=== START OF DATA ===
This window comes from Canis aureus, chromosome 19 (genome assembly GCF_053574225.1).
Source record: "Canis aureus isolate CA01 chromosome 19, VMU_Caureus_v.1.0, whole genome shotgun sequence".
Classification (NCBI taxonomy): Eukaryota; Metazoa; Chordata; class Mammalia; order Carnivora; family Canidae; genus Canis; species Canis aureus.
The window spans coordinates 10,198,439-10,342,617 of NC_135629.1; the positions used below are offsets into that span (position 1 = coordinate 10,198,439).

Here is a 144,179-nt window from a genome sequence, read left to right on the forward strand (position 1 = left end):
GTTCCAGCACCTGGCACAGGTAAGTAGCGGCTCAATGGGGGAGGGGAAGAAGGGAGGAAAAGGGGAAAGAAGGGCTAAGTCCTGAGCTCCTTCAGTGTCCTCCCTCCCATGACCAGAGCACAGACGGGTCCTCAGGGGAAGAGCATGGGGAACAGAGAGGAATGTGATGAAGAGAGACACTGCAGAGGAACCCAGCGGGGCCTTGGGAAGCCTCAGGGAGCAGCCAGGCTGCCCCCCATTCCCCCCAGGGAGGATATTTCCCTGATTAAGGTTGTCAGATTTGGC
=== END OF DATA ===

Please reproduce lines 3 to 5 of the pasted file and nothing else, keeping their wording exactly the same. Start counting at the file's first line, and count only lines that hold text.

Classification (NCBI taxonomy): Eukaryota; Metazoa; Chordata; class Mammalia; order Carnivora; family Canidae; genus Canis; species Canis aureus.
The window spans coordinates 10,198,439-10,342,617 of NC_135629.1; the positions used below are offsets into that span (position 1 = coordinate 10,198,439).

Here is a 144,179-nt window from a genome sequence, read left to right on the forward strand (position 1 = left end):